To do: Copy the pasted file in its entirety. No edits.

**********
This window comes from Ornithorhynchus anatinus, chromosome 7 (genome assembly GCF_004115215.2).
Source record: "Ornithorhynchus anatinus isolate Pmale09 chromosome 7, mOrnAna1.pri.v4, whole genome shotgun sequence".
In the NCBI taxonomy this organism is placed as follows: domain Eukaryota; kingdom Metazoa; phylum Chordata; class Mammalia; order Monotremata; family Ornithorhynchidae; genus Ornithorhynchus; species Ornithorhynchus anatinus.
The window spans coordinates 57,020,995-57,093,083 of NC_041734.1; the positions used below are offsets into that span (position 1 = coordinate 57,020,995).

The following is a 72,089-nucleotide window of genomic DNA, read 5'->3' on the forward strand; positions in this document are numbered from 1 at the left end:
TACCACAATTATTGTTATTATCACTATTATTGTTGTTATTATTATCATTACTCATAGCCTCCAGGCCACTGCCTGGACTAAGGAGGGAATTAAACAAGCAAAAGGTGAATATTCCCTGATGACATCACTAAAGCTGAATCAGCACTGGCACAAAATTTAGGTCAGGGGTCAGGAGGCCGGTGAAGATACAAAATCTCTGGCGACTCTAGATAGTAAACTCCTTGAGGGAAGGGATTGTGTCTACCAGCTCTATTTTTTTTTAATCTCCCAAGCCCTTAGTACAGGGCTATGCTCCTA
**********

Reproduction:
This window comes from Ornithorhynchus anatinus, chromosome 7 (genome assembly GCF_004115215.2).
Source record: "Ornithorhynchus anatinus isolate Pmale09 chromosome 7, mOrnAna1.pri.v4, whole genome shotgun sequence".
In the NCBI taxonomy this organism is placed as follows: domain Eukaryota; kingdom Metazoa; phylum Chordata; class Mammalia; order Monotremata; family Ornithorhynchidae; genus Ornithorhynchus; species Ornithorhynchus anatinus.
The window spans coordinates 57,020,995-57,093,083 of NC_041734.1; the positions used below are offsets into that span (position 1 = coordinate 57,020,995).

The following is a 72,089-nucleotide window of genomic DNA, read 5'->3' on the forward strand; positions in this document are numbered from 1 at the left end:
TACCACAATTATTGTTATTATCACTATTATTGTTGTTATTATTATCATTACTCATAGCCTCCAGGCCACTGCCTGGACTAAGGAGGGAATTAAACAAGCAAAAGGTGAATATTCCCTGATGACATCACTAAAGCTGAATCAGCACTGGCACAAAATTTAGGTCAGGGGTCAGGAGGCCGGTGAAGATACAAAATCTCTGGCGACTCTAGATAGTAAACTCCTTGAGGGAAGGGATTGTGTCTACCAGCTCTATTTTTTTTTAATCTCCCAAGCCCTTAGTACAGGGCTATGCTCCTA